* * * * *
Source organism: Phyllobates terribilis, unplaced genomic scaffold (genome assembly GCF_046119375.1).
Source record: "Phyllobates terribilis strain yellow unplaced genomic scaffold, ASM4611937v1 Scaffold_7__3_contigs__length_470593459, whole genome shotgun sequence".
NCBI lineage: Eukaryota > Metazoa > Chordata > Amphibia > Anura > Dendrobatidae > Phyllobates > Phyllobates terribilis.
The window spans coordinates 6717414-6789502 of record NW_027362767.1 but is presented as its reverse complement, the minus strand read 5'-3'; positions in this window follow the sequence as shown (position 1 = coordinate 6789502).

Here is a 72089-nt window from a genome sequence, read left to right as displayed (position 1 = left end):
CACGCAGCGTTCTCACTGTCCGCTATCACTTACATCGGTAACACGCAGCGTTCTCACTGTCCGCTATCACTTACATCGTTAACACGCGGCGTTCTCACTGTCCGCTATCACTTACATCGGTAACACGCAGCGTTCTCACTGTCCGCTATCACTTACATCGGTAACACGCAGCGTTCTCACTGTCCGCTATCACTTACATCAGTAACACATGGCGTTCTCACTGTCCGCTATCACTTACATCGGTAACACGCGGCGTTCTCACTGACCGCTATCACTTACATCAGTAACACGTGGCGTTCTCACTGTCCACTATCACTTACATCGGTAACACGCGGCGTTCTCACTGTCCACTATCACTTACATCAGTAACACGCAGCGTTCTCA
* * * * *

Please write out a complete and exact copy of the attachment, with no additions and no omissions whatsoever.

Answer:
Source organism: Phyllobates terribilis, unplaced genomic scaffold (genome assembly GCF_046119375.1).
Source record: "Phyllobates terribilis strain yellow unplaced genomic scaffold, ASM4611937v1 Scaffold_7__3_contigs__length_470593459, whole genome shotgun sequence".
NCBI lineage: Eukaryota > Metazoa > Chordata > Amphibia > Anura > Dendrobatidae > Phyllobates > Phyllobates terribilis.
The window spans coordinates 6717414-6789502 of record NW_027362767.1 but is presented as its reverse complement, the minus strand read 5'-3'; positions in this window follow the sequence as shown (position 1 = coordinate 6789502).

Here is a 72089-nt window from a genome sequence, read left to right as displayed (position 1 = left end):
CACGCAGCGTTCTCACTGTCCGCTATCACTTACATCGGTAACACGCAGCGTTCTCACTGTCCGCTATCACTTACATCGTTAACACGCGGCGTTCTCACTGTCCGCTATCACTTACATCGGTAACACGCAGCGTTCTCACTGTCCGCTATCACTTACATCGGTAACACGCAGCGTTCTCACTGTCCGCTATCACTTACATCAGTAACACATGGCGTTCTCACTGTCCGCTATCACTTACATCGGTAACACGCGGCGTTCTCACTGACCGCTATCACTTACATCAGTAACACGTGGCGTTCTCACTGTCCACTATCACTTACATCGGTAACACGCGGCGTTCTCACTGTCCACTATCACTTACATCAGTAACACGCAGCGTTCTCA